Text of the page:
Slippery Conditions – Rainand Oil
When we are talking about rain we are talking about everything from a few sprinkles to a heavy downpour.
When should you anticipate problems if it is raining? In the first few minutes after it starts raining, in a heavy downpour, when the temperature is rising or dropping.
The first 10 minutes after light rain begins are the most dangerous. The rain mixes with oil from motor vehicles and oil from new asphalt. The result is a slippery roadway.
If it rains hard and long enough, the rain washes off the oil and the slippery conditions are reduced.
If it rains heavily, there can be moving water on the road way. This creates a situation where hydroplaning is possible. Hydroplaning can happen at speeds as low as 30 mph if there is a lot of water. When your truck hydroplanes, the tires lose contact with the road and have little or no traction. You may not be able to steer or to brake. In severe rain a driver should reduce his or her speed by half. A truck will seldom hydroplane because of its weight. One reason it will hydroplane is if it is going too fast. Slow down. Wet roads can double your stopping distance so reduce your speed by half. You must drive slower to be able to stop in the same distance as on a dry road.
Another reason a truck might hydroplane is low tire pressure. If tires are worn, report it to maintenance and your driver manager so the tires can be replaced.
Check that your windshield wipers are working properly. If not, replace them. Check that you have plenty of washer fluid. Check that window defrosters are working properly.
F.A.Q. about the 30 minute break provision:
Does a driver need a 30-minute break every 8 hours of driving?
The 8 hours are consecutive hours, so they include driving and all other time (including any breaks that are less than 30 minutes). The new rule says you have to stop driving a CMV once you reach 8 consecutive hours past the end of your last break of at least 30 consecutive minutes.
Might some drivers need more than one break each day?
Yes. Drivers who work long days or who take the 30-minute break too early may need two or more breaks in one day. For example, a driver who takes the break after the first hour of the day and who has another 9 hours of driving ahead will need a second break within 8 hours after the end of the first break. The longer the work day, the more likely a second break could be needed (especially if the first break is taken too early).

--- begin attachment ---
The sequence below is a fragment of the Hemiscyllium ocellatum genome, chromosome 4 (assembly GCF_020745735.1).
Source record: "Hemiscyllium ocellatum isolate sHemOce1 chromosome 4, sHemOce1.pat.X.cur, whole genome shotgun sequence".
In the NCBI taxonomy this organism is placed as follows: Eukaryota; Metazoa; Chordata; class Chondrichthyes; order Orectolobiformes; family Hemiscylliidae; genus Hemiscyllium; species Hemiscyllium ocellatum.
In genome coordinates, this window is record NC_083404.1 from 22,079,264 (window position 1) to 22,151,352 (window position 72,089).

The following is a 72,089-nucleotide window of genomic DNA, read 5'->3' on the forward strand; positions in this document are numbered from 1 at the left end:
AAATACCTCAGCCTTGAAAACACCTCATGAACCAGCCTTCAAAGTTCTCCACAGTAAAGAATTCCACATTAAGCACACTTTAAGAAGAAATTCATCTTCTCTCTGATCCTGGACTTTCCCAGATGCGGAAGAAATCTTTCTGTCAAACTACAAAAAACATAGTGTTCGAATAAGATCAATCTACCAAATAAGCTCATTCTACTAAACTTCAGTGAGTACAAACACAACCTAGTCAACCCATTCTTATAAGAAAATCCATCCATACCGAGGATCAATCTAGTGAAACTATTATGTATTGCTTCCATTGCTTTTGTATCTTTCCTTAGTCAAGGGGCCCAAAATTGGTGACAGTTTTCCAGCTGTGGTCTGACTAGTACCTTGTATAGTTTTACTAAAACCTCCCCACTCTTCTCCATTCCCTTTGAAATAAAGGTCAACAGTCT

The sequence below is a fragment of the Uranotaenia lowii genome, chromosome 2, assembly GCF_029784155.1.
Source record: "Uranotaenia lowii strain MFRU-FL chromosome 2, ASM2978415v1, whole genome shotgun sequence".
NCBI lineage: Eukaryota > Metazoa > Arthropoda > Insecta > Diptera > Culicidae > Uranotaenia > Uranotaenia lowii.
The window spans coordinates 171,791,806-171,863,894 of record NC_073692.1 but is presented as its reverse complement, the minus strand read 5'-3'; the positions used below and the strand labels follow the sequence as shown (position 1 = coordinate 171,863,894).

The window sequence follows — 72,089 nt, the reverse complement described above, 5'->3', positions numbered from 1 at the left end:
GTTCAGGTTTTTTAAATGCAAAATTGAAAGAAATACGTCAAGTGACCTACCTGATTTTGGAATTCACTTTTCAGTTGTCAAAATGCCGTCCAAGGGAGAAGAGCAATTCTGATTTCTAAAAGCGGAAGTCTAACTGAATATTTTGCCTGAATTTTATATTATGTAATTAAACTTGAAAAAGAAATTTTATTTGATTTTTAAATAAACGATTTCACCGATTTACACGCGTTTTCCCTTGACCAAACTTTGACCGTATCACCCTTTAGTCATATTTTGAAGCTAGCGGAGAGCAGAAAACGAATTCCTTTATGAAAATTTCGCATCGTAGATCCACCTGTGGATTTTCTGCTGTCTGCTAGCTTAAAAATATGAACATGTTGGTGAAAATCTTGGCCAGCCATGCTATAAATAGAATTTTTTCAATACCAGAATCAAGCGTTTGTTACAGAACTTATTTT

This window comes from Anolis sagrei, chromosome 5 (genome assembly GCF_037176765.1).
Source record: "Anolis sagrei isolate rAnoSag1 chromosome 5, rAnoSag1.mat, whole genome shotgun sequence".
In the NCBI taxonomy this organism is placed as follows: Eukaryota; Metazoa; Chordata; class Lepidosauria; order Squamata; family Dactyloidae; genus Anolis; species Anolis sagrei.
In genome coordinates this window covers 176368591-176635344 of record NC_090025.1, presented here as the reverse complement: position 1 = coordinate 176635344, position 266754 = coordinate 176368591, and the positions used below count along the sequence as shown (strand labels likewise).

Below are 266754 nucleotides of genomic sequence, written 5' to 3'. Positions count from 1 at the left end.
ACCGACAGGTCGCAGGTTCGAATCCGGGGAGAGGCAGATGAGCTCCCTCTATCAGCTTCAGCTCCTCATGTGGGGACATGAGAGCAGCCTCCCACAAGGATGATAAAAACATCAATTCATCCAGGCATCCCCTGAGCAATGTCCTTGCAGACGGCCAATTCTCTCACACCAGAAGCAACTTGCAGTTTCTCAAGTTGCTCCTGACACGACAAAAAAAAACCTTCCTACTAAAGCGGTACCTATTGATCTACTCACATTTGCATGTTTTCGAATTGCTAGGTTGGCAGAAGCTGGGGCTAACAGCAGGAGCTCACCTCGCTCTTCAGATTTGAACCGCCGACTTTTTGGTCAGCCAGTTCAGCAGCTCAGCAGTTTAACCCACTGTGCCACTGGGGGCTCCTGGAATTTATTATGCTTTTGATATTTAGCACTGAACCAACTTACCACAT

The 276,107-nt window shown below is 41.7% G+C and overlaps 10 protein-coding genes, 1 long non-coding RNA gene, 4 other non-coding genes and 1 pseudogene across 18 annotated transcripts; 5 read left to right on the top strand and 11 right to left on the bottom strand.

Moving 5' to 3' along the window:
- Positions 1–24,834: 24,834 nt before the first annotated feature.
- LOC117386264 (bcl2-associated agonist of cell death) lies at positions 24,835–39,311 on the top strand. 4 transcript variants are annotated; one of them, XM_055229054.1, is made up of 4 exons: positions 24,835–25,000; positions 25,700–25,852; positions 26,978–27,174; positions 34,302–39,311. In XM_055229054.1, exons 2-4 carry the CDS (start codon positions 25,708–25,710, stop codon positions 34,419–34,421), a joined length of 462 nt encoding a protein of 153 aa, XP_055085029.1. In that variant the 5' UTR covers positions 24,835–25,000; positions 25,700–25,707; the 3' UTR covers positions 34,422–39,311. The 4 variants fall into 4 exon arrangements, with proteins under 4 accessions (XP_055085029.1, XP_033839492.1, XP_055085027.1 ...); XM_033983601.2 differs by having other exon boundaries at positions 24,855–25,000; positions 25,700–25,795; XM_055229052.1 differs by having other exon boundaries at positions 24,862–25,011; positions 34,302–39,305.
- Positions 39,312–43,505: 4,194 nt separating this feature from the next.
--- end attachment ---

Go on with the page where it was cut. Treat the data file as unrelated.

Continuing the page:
How do you log the 30-minute break?
To be counted as a valid break (for compliance with the 8-hour/30-minute rule), it must be logged "off duty" or "sleeper berth" for a minimum of 30 consecutive minutes.
Just after sunrise and before sunset the sun will shine directly into drivers’ eyes, leaving many motorists driving with a glare. Driving into the sun can make it much harder to see ahead and is an added risk to drivers.
So how can you protect yourself?
- Invest in polarized sunglasses – they can help reduce glare.
- Utilize your sun visor – it can help to block out the sun.
- Leave more following room – when the sun is in your eyes it can be hard to see what the car ahead is doing. This is one more time when it pays to leave more room between you and the next vehicle.
- Drive with your headlights on to increase your visibility to other drivers.
- Slow Down!
- Keep your windshield clean, inside and out
- Check your windshield for pitting and cracks
- Avoid storing papers or other items on the dashboard
- If having a difficult time seeing the road, use lane markings to help guide you.
Rarely will visibility be absolutely perfect while driving, but if motorists know this and make the proper adjustments, you can minimize any additional risks that come with less-than-optimal visual conditions.
No Headsets or Earbuds While Driving
Other than hearing aids, it is against company to be using “Bluetooth”, headphones, earbuds or other “hands free” or hand held devices while driving. This means while driving you are prohibited from using cell phones (phone calls, texts, IM’s, etc), you can not be adjusting a GPS unit, using a laptop, Qualcomm, or other electronic devices. Doing so is considered a violation of Super Service, LLC policy and many state laws and may result in disciplinary action up to and including termination. Super Service, LLC will not be responsible for any fines/citations received by the driver for violating State or Federal laws.
Regardless of what the laws are wherever you may be driving, remember that the most important task while driving is just that – driving. 80% of all crashes and 65% of near-collisions occur within three seconds of a driver distraction, so your time behind the wheel is best spent focused on getting there safely.
Recognizing an Impaired or Distracted Driver
Impaired driving, speeding and distracted driving are the leading causes of traffic crashes. Driving requires the full attention of the person behind the wheel. Driving impaired or distracted slows reaction time and makes you less likely to be able to respond quickly and safely to developing driving situations. Motorists should slow down, pay attention and never drive impaired or allow themselves to become distracted.